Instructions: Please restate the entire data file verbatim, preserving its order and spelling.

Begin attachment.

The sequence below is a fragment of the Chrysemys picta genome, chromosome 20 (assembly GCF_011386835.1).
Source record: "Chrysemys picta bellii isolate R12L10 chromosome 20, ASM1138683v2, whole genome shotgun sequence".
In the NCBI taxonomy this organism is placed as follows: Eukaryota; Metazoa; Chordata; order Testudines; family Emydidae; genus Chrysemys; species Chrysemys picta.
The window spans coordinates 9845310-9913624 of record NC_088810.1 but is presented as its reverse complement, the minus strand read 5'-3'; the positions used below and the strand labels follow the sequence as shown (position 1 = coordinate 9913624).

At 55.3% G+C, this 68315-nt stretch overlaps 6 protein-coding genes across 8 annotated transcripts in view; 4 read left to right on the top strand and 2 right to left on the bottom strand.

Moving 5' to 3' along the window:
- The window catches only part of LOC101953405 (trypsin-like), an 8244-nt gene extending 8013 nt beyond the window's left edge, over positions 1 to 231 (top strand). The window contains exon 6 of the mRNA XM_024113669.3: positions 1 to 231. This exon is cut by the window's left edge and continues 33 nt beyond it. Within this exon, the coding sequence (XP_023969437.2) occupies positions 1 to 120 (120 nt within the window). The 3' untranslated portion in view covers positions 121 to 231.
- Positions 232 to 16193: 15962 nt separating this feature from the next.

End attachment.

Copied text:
The sequence below is a fragment of the Chrysemys picta genome, chromosome 20 (assembly GCF_011386835.1).
Source record: "Chrysemys picta bellii isolate R12L10 chromosome 20, ASM1138683v2, whole genome shotgun sequence".
In the NCBI taxonomy this organism is placed as follows: Eukaryota; Metazoa; Chordata; order Testudines; family Emydidae; genus Chrysemys; species Chrysemys picta.
The window spans coordinates 9845310-9913624 of record NC_088810.1 but is presented as its reverse complement, the minus strand read 5'-3'; the positions used below and the strand labels follow the sequence as shown (position 1 = coordinate 9913624).

At 55.3% G+C, this 68315-nt stretch overlaps 6 protein-coding genes across 8 annotated transcripts in view; 4 read left to right on the top strand and 2 right to left on the bottom strand.

Moving 5' to 3' along the window:
- The window catches only part of LOC101953405 (trypsin-like), an 8244-nt gene extending 8013 nt beyond the window's left edge, over positions 1 to 231 (top strand). The window contains exon 6 of the mRNA XM_024113669.3: positions 1 to 231. This exon is cut by the window's left edge and continues 33 nt beyond it. Within this exon, the coding sequence (XP_023969437.2) occupies positions 1 to 120 (120 nt within the window). The 3' untranslated portion in view covers positions 121 to 231.
- Positions 232 to 16193: 15962 nt separating this feature from the next.